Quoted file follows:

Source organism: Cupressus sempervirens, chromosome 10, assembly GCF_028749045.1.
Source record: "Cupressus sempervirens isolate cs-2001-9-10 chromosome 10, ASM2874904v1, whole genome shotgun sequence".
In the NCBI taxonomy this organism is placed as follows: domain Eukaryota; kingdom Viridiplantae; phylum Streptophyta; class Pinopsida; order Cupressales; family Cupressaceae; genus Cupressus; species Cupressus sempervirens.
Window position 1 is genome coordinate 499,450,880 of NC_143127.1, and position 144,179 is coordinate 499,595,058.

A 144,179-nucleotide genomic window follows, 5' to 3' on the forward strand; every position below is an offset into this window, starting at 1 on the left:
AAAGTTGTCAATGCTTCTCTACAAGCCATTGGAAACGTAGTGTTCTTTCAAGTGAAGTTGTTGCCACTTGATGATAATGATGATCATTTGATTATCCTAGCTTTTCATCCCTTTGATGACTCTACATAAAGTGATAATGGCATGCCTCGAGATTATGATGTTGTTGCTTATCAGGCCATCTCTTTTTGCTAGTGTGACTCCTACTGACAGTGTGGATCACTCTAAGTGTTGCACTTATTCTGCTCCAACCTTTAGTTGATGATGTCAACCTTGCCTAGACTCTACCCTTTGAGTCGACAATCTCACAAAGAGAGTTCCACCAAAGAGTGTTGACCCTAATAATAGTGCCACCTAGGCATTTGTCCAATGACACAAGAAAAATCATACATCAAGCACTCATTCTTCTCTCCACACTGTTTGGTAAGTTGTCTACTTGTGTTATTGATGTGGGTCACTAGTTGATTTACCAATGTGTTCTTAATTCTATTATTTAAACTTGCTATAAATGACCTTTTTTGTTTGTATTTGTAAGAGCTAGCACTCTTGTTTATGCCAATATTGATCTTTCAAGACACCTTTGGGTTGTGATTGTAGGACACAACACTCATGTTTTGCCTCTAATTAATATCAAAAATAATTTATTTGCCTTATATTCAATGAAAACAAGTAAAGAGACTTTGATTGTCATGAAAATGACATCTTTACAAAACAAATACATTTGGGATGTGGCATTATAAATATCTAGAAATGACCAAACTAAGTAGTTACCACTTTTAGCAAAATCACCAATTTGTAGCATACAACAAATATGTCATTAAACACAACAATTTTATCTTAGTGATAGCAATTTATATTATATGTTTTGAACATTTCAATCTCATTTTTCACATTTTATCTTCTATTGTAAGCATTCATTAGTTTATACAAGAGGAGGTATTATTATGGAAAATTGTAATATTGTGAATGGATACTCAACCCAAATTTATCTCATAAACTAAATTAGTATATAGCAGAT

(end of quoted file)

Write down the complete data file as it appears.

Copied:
Source organism: Cupressus sempervirens, chromosome 10, assembly GCF_028749045.1.
Source record: "Cupressus sempervirens isolate cs-2001-9-10 chromosome 10, ASM2874904v1, whole genome shotgun sequence".
In the NCBI taxonomy this organism is placed as follows: domain Eukaryota; kingdom Viridiplantae; phylum Streptophyta; class Pinopsida; order Cupressales; family Cupressaceae; genus Cupressus; species Cupressus sempervirens.
Window position 1 is genome coordinate 499,450,880 of NC_143127.1, and position 144,179 is coordinate 499,595,058.

A 144,179-nucleotide genomic window follows, 5' to 3' on the forward strand; every position below is an offset into this window, starting at 1 on the left:
AAAGTTGTCAATGCTTCTCTACAAGCCATTGGAAACGTAGTGTTCTTTCAAGTGAAGTTGTTGCCACTTGATGATAATGATGATCATTTGATTATCCTAGCTTTTCATCCCTTTGATGACTCTACATAAAGTGATAATGGCATGCCTCGAGATTATGATGTTGTTGCTTATCAGGCCATCTCTTTTTGCTAGTGTGACTCCTACTGACAGTGTGGATCACTCTAAGTGTTGCACTTATTCTGCTCCAACCTTTAGTTGATGATGTCAACCTTGCCTAGACTCTACCCTTTGAGTCGACAATCTCACAAAGAGAGTTCCACCAAAGAGTGTTGACCCTAATAATAGTGCCACCTAGGCATTTGTCCAATGACACAAGAAAAATCATACATCAAGCACTCATTCTTCTCTCCACACTGTTTGGTAAGTTGTCTACTTGTGTTATTGATGTGGGTCACTAGTTGATTTACCAATGTGTTCTTAATTCTATTATTTAAACTTGCTATAAATGACCTTTTTTGTTTGTATTTGTAAGAGCTAGCACTCTTGTTTATGCCAATATTGATCTTTCAAGACACCTTTGGGTTGTGATTGTAGGACACAACACTCATGTTTTGCCTCTAATTAATATCAAAAATAATTTATTTGCCTTATATTCAATGAAAACAAGTAAAGAGACTTTGATTGTCATGAAAATGACATCTTTACAAAACAAATACATTTGGGATGTGGCATTATAAATATCTAGAAATGACCAAACTAAGTAGTTACCACTTTTAGCAAAATCACCAATTTGTAGCATACAACAAATATGTCATTAAACACAACAATTTTATCTTAGTGATAGCAATTTATATTATATGTTTTGAACATTTCAATCTCATTTTTCACATTTTATCTTCTATTGTAAGCATTCATTAGTTTATACAAGAGGAGGTATTATTATGGAAAATTGTAATATTGTGAATGGATACTCAACCCAAATTTATCTCATAAACTAAATTAGTATATAGCAGAT